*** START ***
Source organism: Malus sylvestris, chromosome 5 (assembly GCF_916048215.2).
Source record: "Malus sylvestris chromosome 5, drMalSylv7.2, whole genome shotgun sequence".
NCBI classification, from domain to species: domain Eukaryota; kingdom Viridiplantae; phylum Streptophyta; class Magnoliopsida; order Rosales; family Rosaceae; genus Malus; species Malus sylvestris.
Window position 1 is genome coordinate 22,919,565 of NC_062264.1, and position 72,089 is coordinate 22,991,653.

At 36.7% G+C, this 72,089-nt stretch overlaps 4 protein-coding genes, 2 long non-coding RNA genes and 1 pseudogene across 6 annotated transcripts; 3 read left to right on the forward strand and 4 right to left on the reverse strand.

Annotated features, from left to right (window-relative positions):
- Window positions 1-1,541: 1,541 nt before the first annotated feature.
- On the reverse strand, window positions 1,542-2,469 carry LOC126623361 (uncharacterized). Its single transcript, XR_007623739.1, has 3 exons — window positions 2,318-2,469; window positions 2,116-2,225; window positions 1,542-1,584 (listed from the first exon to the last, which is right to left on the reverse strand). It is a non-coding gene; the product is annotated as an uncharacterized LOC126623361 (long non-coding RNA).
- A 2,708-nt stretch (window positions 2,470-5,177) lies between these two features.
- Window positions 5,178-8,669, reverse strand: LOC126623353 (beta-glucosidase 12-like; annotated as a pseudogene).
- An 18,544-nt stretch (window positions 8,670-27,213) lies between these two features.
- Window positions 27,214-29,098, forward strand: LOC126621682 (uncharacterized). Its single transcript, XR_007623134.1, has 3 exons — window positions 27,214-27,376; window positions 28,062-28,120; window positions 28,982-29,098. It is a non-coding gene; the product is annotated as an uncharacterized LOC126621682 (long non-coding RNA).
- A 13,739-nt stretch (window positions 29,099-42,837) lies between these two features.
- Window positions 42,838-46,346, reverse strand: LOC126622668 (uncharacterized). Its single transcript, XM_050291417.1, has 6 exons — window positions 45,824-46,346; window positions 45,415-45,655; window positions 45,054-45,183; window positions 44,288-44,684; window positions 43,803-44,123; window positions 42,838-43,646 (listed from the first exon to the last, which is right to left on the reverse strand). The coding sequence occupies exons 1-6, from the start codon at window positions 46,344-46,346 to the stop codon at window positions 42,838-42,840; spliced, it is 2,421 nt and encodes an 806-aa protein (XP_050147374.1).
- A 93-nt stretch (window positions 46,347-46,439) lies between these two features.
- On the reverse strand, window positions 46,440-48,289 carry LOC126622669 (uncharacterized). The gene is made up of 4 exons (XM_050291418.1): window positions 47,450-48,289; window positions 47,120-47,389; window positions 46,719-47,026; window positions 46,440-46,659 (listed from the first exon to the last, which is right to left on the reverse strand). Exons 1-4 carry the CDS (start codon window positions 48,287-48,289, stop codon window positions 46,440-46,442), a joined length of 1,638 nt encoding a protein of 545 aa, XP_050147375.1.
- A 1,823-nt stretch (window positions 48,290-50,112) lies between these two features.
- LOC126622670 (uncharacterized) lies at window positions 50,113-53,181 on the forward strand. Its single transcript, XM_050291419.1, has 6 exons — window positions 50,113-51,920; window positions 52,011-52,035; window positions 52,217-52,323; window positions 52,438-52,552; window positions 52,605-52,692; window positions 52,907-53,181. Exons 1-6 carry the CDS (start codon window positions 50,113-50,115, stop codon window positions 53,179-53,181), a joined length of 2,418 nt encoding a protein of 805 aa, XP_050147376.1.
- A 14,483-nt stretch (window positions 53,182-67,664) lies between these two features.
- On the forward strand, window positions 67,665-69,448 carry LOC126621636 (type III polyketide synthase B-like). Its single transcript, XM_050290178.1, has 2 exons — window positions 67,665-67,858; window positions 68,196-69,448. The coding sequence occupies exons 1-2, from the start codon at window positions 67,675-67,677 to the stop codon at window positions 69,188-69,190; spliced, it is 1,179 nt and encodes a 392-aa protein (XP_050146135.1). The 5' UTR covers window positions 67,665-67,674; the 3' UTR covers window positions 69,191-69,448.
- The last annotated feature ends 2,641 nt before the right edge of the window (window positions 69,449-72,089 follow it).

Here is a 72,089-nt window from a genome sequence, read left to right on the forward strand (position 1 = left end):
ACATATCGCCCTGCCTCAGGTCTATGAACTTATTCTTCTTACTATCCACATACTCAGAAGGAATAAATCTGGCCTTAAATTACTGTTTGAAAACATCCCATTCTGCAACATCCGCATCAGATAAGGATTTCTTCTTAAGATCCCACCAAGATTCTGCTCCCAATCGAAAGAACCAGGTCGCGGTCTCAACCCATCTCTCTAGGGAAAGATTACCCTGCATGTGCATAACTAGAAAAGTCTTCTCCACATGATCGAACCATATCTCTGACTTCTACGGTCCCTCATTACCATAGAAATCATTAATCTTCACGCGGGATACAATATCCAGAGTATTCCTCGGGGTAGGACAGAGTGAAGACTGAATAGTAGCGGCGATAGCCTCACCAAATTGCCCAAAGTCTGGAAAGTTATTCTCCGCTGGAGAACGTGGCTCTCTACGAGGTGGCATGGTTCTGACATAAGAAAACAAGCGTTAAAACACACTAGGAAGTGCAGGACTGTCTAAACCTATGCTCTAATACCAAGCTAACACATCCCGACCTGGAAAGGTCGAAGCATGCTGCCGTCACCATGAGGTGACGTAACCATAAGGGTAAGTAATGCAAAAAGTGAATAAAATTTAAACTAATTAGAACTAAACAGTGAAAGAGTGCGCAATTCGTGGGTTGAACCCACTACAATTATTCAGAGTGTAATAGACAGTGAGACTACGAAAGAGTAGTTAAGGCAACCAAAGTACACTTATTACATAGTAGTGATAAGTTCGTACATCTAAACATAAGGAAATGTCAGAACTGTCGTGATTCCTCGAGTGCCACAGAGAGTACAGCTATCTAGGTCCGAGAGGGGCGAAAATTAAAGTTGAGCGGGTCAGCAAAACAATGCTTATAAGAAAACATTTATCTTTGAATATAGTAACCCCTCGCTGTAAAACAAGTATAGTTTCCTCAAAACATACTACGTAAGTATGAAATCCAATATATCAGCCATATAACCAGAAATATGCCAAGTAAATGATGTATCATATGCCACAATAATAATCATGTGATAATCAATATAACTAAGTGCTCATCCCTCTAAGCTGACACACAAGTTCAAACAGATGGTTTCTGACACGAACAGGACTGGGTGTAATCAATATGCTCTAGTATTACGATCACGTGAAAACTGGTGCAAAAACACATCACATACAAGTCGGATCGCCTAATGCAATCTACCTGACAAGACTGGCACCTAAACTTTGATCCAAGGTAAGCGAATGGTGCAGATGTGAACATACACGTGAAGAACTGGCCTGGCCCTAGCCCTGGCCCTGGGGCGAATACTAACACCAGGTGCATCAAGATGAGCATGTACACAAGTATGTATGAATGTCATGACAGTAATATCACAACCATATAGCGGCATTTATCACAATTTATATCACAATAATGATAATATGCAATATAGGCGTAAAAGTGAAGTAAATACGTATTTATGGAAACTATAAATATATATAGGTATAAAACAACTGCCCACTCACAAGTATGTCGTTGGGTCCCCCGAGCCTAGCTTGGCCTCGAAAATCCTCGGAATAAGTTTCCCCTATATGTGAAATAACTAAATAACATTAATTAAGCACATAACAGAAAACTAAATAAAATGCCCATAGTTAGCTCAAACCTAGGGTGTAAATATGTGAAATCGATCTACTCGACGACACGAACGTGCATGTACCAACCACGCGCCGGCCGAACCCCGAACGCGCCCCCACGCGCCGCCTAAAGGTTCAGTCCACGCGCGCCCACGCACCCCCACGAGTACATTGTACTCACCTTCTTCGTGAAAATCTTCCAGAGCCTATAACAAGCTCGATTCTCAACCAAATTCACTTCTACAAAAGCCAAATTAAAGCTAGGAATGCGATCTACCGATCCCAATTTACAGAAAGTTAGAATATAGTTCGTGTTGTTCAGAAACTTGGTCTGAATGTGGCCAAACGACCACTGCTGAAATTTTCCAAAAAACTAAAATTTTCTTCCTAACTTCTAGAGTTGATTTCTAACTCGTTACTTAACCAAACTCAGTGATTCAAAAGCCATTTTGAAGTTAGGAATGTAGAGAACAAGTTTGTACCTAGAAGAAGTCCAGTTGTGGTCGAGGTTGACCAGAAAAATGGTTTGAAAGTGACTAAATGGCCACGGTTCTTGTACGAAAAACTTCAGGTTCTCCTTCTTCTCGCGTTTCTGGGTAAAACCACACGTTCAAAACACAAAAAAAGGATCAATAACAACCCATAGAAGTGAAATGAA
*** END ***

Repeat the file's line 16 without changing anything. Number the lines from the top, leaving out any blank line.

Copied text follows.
- On the reverse strand, window positions 46,440-48,289 carry LOC126622669 (uncharacterized). The gene is made up of 4 exons (XM_050291418.1): window positions 47,450-48,289; window positions 47,120-47,389; window positions 46,719-47,026; window positions 46,440-46,659 (listed from the first exon to the last, which is right to left on the reverse strand). Exons 1-4 carry the CDS (start codon window positions 48,287-48,289, stop codon window positions 46,440-46,442), a joined length of 1,638 nt encoding a protein of 545 aa, XP_050147375.1.